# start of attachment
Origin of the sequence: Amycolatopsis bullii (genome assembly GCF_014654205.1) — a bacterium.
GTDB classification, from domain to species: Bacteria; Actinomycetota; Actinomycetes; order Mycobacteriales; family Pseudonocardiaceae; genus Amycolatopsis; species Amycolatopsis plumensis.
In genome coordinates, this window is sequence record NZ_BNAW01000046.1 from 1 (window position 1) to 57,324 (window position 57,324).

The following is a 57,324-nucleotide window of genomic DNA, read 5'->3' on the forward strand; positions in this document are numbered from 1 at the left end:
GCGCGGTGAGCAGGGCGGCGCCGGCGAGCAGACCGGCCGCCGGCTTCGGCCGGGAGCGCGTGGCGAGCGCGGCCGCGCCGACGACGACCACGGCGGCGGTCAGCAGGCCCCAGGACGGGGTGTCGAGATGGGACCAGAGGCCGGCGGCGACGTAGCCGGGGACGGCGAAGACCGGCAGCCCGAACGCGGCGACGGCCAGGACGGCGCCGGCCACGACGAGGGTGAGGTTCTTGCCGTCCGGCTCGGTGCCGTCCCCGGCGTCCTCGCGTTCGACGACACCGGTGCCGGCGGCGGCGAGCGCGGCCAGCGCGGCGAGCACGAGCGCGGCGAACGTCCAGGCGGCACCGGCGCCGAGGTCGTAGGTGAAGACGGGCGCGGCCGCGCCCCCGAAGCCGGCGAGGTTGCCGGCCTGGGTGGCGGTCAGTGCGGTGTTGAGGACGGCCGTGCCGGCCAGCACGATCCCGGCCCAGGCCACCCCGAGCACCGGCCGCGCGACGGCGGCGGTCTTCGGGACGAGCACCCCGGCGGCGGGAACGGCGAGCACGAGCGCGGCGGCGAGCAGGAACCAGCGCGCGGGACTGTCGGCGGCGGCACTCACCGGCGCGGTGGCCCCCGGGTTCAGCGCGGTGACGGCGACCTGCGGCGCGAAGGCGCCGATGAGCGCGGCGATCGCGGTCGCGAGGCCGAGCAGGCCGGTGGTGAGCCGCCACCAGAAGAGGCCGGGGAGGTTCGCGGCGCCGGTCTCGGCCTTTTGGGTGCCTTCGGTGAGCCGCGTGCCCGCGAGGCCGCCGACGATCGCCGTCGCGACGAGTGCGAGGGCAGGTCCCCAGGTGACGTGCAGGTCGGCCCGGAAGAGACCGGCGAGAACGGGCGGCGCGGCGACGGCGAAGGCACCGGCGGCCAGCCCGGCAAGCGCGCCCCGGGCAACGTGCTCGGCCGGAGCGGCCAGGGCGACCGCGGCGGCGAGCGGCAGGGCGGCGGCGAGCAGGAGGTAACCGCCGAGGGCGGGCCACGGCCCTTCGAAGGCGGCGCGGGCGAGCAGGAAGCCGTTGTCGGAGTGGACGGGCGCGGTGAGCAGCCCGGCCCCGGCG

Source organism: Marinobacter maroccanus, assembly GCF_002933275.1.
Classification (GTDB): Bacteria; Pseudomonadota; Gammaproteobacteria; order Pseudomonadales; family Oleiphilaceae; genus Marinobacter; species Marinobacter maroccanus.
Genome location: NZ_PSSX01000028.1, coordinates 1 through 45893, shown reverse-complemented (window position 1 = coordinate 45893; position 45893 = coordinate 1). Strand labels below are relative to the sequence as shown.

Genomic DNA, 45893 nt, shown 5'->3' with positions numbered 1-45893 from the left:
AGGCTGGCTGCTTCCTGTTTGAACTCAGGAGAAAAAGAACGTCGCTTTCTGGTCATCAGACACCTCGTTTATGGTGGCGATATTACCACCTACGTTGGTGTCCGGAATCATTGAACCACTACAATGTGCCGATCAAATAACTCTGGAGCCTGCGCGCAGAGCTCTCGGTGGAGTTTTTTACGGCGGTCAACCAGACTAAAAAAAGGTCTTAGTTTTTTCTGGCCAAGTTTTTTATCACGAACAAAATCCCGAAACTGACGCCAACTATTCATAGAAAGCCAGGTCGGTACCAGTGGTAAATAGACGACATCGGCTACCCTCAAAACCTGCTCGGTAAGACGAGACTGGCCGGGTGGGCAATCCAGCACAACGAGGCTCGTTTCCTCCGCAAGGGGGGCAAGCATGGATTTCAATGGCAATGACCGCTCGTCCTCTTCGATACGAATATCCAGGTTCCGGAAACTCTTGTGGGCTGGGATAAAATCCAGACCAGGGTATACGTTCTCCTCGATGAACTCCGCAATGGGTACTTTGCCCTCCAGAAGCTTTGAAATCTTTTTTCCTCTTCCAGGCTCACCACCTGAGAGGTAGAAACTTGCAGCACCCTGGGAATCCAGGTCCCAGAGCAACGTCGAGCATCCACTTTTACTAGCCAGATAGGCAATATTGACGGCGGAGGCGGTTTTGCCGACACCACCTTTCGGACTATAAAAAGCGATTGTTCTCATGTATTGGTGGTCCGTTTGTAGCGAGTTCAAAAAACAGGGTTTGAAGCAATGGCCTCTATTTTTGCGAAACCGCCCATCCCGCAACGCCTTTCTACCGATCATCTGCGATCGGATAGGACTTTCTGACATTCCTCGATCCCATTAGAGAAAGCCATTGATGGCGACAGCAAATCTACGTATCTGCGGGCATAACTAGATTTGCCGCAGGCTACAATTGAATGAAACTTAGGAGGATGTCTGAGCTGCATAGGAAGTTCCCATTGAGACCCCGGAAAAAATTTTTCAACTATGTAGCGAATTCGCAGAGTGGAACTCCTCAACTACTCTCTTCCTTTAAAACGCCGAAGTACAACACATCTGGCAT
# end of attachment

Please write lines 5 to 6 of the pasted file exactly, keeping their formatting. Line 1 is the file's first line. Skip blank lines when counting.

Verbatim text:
GCGCGGTGAGCAGGGCGGCGCCGGCGAGCAGACCGGCCGCCGGCTTCGGCCGGGAGCGCGTGGCGAGCGCGGCCGCGCCGACGACGACCACGGCGGCGGTCAGCAGGCCCCAGGACGGGGTGTCGAGATGGGACCAGAGGCCGGCGGCGACGTAGCCGGGGACGGCGAAGACCGGCAGCCCGAACGCGGCGACGGCCAGGACGGCGCCGGCCACGACGAGGGTGAGGTTCTTGCCGTCCGGCTCGGTGCCGTCCCCGGCGTCCTCGCGTTCGACGACACCGGTGCCGGCGGCGGCGAGCGCGGCCAGCGCGGCGAGCACGAGCGCGGCGAACGTCCAGGCGGCACCGGCGCCGAGGTCGTAGGTGAAGACGGGCGCGGCCGCGCCCCCGAAGCCGGCGAGGTTGCCGGCCTGGGTGGCGGTCAGTGCGGTGTTGAGGACGGCCGTGCCGGCCAGCACGATCCCGGCCCAGGCCACCCCGAGCACCGGCCGCGCGACGGCGGCGGTCTTCGGGACGAGCACCCCGGCGGCGGGAACGGCGAGCACGAGCGCGGCGGCGAGCAGGAACCAGCGCGCGGGACTGTCGGCGGCGGCACTCACCGGCGCGGTGGCCCCCGGGTTCAGCGCGGTGACGGCGACCTGCGGCGCGAAGGCGCCGATGAGCGCGGCGATCGCGGTCGCGAGGCCGAGCAGGCCGGTGGTGAGCCGCCACCAGAAGAGGCCGGGGAGGTTCGCGGCGCCGGTCTCGGCCTTTTGGGTGCCTTCGGTGAGCCGCGTGCCCGCGAGGCCGCCGACGATCGCCGTCGCGACGAGTGCGAGGGCAGGTCCCCAGGTGACGTGCAGGTCGGCCCGGAAGAGACCGGCGAGAACGGGCGGCGCGGCGACGGCGAAGGCACCGGCGGCCAGCCCGGCAAGCGCGCCCCGGGCAACGTGCTCGGCCGGAGCGGCCAGGGCGACCGCGGCGGCGAGCGGCAGGGCGGCGGCGAGCAGGAGGTAACCGCCGAGGGCGGGCCACGGCCCTTCGAAGGCGGCGCGGGCGAGCAGGAAGCCGTTGTCGGAGTGGACGGGCGCGGTGAGCAGCCCGGCCCCGGCG

Source organism: Marinobacter maroccanus, assembly GCF_002933275.1.